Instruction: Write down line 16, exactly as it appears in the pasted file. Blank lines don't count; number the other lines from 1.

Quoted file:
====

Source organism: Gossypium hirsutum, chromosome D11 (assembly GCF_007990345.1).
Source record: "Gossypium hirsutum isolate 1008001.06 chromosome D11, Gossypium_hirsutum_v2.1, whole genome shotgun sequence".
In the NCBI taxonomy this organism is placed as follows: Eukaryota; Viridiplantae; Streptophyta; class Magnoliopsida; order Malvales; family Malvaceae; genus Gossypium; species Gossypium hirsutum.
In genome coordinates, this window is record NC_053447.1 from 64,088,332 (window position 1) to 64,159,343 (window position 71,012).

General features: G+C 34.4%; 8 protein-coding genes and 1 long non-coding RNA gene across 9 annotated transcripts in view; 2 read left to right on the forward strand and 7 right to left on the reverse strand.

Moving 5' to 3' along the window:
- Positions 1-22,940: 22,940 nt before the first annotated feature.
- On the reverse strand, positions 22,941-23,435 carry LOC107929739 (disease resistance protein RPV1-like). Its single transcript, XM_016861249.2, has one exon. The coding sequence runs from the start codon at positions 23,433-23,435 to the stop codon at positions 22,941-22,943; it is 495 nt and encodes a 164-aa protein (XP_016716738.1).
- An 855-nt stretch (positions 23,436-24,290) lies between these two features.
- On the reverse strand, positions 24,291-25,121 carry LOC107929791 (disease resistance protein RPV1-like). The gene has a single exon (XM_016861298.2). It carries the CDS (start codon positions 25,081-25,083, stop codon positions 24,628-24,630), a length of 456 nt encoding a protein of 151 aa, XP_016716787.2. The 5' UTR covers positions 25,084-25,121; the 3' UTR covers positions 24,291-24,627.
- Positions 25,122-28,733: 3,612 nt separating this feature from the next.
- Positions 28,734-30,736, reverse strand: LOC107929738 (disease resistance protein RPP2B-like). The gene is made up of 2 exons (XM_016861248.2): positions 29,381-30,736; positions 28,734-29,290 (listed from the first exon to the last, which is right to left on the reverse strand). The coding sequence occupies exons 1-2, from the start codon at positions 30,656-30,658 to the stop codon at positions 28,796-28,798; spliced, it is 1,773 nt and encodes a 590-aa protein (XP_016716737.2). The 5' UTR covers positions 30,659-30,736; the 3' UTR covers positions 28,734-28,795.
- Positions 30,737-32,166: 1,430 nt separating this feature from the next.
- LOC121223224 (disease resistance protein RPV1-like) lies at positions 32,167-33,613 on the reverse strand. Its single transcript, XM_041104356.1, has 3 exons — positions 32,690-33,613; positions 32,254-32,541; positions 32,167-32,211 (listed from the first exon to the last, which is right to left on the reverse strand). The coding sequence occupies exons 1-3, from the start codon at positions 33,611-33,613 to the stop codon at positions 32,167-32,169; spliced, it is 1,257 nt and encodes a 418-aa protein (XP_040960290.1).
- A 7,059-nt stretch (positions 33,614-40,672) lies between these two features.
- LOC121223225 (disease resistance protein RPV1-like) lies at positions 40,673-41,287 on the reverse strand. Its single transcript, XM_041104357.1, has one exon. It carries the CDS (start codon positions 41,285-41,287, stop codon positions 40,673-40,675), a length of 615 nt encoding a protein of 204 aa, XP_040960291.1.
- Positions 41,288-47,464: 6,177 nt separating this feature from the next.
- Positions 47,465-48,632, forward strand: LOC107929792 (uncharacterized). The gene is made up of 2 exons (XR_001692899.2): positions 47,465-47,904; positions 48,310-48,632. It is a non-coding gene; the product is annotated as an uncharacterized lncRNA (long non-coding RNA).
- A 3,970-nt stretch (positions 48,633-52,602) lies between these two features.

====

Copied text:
- LOC121223225 (disease resistance protein RPV1-like) lies at positions 40,673-41,287 on the reverse strand. Its single transcript, XM_041104357.1, has one exon. It carries the CDS (start codon positions 41,285-41,287, stop codon positions 40,673-40,675), a length of 615 nt encoding a protein of 204 aa, XP_040960291.1.